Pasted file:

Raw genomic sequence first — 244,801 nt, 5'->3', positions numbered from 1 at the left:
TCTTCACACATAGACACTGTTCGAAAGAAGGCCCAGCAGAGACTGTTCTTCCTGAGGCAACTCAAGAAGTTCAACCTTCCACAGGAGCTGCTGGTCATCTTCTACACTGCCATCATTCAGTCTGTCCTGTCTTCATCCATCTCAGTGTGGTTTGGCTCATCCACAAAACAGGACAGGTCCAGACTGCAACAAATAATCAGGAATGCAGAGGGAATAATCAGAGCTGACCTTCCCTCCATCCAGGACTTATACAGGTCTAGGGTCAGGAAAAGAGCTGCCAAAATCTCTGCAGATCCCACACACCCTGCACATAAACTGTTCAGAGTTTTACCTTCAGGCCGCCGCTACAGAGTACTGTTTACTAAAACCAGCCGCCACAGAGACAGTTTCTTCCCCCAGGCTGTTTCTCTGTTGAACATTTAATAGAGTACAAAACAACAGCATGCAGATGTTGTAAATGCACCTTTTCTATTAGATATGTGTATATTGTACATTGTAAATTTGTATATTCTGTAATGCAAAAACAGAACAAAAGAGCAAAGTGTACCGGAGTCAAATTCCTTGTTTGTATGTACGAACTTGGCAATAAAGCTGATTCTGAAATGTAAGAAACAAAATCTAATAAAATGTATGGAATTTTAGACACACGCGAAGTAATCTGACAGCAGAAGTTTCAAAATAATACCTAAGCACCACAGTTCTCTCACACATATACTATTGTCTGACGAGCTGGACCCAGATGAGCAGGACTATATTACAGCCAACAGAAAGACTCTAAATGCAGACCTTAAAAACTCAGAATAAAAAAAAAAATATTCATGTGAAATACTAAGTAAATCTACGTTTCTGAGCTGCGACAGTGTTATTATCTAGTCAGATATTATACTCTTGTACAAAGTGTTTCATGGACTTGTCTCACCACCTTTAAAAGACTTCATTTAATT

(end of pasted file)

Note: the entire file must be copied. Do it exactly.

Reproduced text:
Raw genomic sequence first — 244,801 nt, 5'->3', positions numbered from 1 at the left:
TCTTCACACATAGACACTGTTCGAAAGAAGGCCCAGCAGAGACTGTTCTTCCTGAGGCAACTCAAGAAGTTCAACCTTCCACAGGAGCTGCTGGTCATCTTCTACACTGCCATCATTCAGTCTGTCCTGTCTTCATCCATCTCAGTGTGGTTTGGCTCATCCACAAAACAGGACAGGTCCAGACTGCAACAAATAATCAGGAATGCAGAGGGAATAATCAGAGCTGACCTTCCCTCCATCCAGGACTTATACAGGTCTAGGGTCAGGAAAAGAGCTGCCAAAATCTCTGCAGATCCCACACACCCTGCACATAAACTGTTCAGAGTTTTACCTTCAGGCCGCCGCTACAGAGTACTGTTTACTAAAACCAGCCGCCACAGAGACAGTTTCTTCCCCCAGGCTGTTTCTCTGTTGAACATTTAATAGAGTACAAAACAACAGCATGCAGATGTTGTAAATGCACCTTTTCTATTAGATATGTGTATATTGTACATTGTAAATTTGTATATTCTGTAATGCAAAAACAGAACAAAAGAGCAAAGTGTACCGGAGTCAAATTCCTTGTTTGTATGTACGAACTTGGCAATAAAGCTGATTCTGAAATGTAAGAAACAAAATCTAATAAAATGTATGGAATTTTAGACACACGCGAAGTAATCTGACAGCAGAAGTTTCAAAATAATACCTAAGCACCACAGTTCTCTCACACATATACTATTGTCTGACGAGCTGGACCCAGATGAGCAGGACTATATTACAGCCAACAGAAAGACTCTAAATGCAGACCTTAAAAACTCAGAATAAAAAAAAAAATATTCATGTGAAATACTAAGTAAATCTACGTTTCTGAGCTGCGACAGTGTTATTATCTAGTCAGATATTATACTCTTGTACAAAGTGTTTCATGGACTTGTCTCACCACCTTTAAAAGACTTCATTTAATT